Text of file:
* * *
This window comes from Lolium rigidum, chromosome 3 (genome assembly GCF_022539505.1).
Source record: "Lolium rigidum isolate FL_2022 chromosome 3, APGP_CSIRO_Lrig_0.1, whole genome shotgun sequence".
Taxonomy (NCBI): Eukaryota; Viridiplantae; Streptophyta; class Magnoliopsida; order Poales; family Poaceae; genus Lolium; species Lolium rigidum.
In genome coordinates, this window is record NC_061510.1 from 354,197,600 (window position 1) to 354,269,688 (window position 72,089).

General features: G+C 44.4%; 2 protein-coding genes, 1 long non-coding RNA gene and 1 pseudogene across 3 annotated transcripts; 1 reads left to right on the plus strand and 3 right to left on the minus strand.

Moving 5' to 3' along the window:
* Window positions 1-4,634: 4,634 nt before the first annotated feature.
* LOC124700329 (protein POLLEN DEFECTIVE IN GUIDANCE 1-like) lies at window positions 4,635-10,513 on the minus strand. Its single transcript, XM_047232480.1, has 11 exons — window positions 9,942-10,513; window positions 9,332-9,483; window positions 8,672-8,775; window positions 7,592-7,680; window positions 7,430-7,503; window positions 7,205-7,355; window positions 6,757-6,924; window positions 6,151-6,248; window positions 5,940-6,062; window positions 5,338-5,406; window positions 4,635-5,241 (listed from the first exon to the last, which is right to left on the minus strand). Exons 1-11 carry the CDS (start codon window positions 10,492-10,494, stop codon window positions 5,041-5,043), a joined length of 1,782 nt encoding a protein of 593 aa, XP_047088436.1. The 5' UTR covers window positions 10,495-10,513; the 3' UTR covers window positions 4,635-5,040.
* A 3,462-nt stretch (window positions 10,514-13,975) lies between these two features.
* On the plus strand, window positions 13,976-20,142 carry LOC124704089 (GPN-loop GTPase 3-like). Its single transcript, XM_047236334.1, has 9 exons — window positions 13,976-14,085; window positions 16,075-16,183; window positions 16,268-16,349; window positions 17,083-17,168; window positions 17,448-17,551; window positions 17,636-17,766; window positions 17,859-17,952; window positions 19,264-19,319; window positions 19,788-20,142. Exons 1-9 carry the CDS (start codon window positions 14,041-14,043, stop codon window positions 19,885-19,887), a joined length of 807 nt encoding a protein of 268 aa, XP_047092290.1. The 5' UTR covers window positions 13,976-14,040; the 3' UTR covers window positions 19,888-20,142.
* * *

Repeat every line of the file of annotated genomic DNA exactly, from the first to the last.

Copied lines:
This window comes from Lolium rigidum, chromosome 3 (genome assembly GCF_022539505.1).
Source record: "Lolium rigidum isolate FL_2022 chromosome 3, APGP_CSIRO_Lrig_0.1, whole genome shotgun sequence".
Taxonomy (NCBI): Eukaryota; Viridiplantae; Streptophyta; class Magnoliopsida; order Poales; family Poaceae; genus Lolium; species Lolium rigidum.
In genome coordinates, this window is record NC_061510.1 from 354,197,600 (window position 1) to 354,269,688 (window position 72,089).

General features: G+C 44.4%; 2 protein-coding genes, 1 long non-coding RNA gene and 1 pseudogene across 3 annotated transcripts; 1 reads left to right on the plus strand and 3 right to left on the minus strand.

Moving 5' to 3' along the window:
* Window positions 1-4,634: 4,634 nt before the first annotated feature.
* LOC124700329 (protein POLLEN DEFECTIVE IN GUIDANCE 1-like) lies at window positions 4,635-10,513 on the minus strand. Its single transcript, XM_047232480.1, has 11 exons — window positions 9,942-10,513; window positions 9,332-9,483; window positions 8,672-8,775; window positions 7,592-7,680; window positions 7,430-7,503; window positions 7,205-7,355; window positions 6,757-6,924; window positions 6,151-6,248; window positions 5,940-6,062; window positions 5,338-5,406; window positions 4,635-5,241 (listed from the first exon to the last, which is right to left on the minus strand). Exons 1-11 carry the CDS (start codon window positions 10,492-10,494, stop codon window positions 5,041-5,043), a joined length of 1,782 nt encoding a protein of 593 aa, XP_047088436.1. The 5' UTR covers window positions 10,495-10,513; the 3' UTR covers window positions 4,635-5,040.
* A 3,462-nt stretch (window positions 10,514-13,975) lies between these two features.
* On the plus strand, window positions 13,976-20,142 carry LOC124704089 (GPN-loop GTPase 3-like). Its single transcript, XM_047236334.1, has 9 exons — window positions 13,976-14,085; window positions 16,075-16,183; window positions 16,268-16,349; window positions 17,083-17,168; window positions 17,448-17,551; window positions 17,636-17,766; window positions 17,859-17,952; window positions 19,264-19,319; window positions 19,788-20,142. Exons 1-9 carry the CDS (start codon window positions 14,041-14,043, stop codon window positions 19,885-19,887), a joined length of 807 nt encoding a protein of 268 aa, XP_047092290.1. The 5' UTR covers window positions 13,976-14,040; the 3' UTR covers window positions 19,888-20,142.